Interview by Ceri Wheeldon
In the latest of our author interviews , Jane Wenham-Jones shares the inspiration behind her book, The Big Five O, and how she became a published author
Jane Wenham-Jones – author, journalist, presenter, speaker, creative writing tutor, Jacqueline-of-all-trades…
When did you start to write?
Properly when I was at home with a small child some 20 odd years ago. (One of my early short stories was about him locking me in a cupboard!) But I’ve always written bits and pieces.
What have been the challenges for you?
Fitting it all in. I always want to do everything and have the attention span of a gnat.
What did you do prior to this?
Was a teacher, ran my own business, did copywriting, buy-to-let, co-owned a wine bar, washed shop floors… you name it.
When was your first book published?
2001 Raising the Roof (Bantam)
What is the title of your latest book?
The Big Five O (Harper Collins)
What was the inspiration behind your latest book?
I usually dredge my own life for all my books. Turning Fifty was a big deal for me. I didn’t quite lie in a darkened room but almost….
What can you share with us about the plot – without spoiling the ending!
Four friends in the seaside town of Broadstairs are all going to turn 50 in the same year. They plan a big joint party and all seem excited on the surface. But each one of them is harbouring a secret they don’t want the others to know about and as the party approaches the beans begin to spill. It is about the impact of “big birthdays” and the power of female friendship.
Who are the key characters – and how do you hope readers over 50 will relate to them?
Single mother Roz, long-term singleton Sherie, empty-nester Charlotte, and free spirit tough business woman Fay who has a much younger lover. I have tried to show the different stages you might find yourself at as you approach the half-century. And the varying concerns and preoccupations you might have – whether it’s your kids, your career, your health, your love life or a financial struggle.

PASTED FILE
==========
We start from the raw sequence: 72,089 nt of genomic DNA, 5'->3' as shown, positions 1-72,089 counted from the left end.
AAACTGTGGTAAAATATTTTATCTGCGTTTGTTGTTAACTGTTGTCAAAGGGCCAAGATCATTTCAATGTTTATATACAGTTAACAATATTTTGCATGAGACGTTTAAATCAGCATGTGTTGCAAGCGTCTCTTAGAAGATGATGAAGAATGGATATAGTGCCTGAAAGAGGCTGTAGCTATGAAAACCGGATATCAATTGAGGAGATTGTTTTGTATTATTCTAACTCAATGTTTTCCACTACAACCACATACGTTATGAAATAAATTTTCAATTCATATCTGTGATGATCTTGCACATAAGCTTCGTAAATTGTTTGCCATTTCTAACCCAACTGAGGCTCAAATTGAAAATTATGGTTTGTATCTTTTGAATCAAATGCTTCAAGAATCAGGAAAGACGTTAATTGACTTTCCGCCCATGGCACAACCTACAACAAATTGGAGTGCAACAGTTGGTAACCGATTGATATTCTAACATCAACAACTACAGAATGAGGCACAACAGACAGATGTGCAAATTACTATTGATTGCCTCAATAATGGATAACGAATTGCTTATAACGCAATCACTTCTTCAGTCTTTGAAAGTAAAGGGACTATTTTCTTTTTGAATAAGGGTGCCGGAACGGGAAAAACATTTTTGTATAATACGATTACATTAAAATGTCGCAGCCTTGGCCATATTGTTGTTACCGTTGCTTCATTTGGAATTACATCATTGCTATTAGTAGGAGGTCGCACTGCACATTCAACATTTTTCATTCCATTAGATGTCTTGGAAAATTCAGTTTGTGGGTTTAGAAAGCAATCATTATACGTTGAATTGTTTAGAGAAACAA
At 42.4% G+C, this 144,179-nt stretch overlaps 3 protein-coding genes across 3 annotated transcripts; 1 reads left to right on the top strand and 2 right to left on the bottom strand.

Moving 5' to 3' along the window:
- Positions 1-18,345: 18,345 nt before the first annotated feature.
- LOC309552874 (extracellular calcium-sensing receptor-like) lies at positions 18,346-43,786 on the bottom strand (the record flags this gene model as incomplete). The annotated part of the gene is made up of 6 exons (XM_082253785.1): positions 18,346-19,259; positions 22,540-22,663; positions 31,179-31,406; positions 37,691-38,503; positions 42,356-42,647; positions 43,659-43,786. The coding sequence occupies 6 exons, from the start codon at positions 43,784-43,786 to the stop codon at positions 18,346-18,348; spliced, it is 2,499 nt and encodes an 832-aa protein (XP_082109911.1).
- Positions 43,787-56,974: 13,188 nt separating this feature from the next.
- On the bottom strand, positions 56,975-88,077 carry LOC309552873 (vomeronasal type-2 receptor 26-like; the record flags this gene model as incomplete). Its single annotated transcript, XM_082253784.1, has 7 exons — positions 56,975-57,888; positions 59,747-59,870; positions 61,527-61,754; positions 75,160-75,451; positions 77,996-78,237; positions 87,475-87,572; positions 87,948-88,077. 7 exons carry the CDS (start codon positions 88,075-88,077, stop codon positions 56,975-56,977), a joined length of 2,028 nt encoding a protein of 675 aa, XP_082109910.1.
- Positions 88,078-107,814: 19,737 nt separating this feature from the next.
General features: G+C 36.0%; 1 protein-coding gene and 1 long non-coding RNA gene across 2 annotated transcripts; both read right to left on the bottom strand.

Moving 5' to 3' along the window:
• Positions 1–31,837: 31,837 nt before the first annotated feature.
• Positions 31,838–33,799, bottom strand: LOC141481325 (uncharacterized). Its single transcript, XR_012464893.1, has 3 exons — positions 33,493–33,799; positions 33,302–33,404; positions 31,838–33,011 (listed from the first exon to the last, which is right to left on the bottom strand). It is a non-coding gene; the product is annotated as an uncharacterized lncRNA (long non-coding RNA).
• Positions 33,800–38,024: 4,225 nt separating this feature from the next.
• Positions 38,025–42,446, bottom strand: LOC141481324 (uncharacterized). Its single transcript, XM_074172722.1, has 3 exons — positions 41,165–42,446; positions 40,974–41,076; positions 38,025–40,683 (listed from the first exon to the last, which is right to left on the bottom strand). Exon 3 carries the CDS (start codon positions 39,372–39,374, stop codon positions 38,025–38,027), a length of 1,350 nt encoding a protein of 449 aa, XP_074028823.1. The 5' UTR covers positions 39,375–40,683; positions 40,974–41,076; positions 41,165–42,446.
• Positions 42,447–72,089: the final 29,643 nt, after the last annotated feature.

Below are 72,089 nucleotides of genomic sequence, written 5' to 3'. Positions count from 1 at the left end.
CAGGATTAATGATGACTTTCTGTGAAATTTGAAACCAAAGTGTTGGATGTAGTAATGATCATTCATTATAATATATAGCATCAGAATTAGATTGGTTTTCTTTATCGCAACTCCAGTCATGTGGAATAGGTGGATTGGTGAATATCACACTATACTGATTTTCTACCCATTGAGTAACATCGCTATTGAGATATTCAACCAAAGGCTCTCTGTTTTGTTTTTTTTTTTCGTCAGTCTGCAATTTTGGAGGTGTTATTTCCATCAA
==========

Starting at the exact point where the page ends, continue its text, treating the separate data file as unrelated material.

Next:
What do like the most about the character/s you have created?
I think they are all “real” women with real, relatable problems.
Are there any key issues you wanted to draw attention to?
I have included a breast cancer strand as this is something I have been through and I have looked at how it feels to still be single after all those years, and what an adjustment it is when the kids start leaving home.
What do want readers to take away having the read the book?
A feeling of hope
What’s next for you – will there be a sequel with the same characters?
My next book is about a new set of characters but I might give one of these a walk on part. The character Charlotte in this book was a major player in my book Prime Time (shortlisted for the Romantic comedy of the year in 2013).
What 3 tips would you offer women looking to write their first book?
Write the book you want to write and don’t be tempted to follow trends (the “next big thing” will have been and gone by the time you’ve finished!)
Everything you’ve read about 99% perspiration and 1% inspiration is completely true
Try to write a bit of it every day. If you stop you’ll keep finding excuses not to start again.
Marry someone rich!
(sorry –that’s four! J)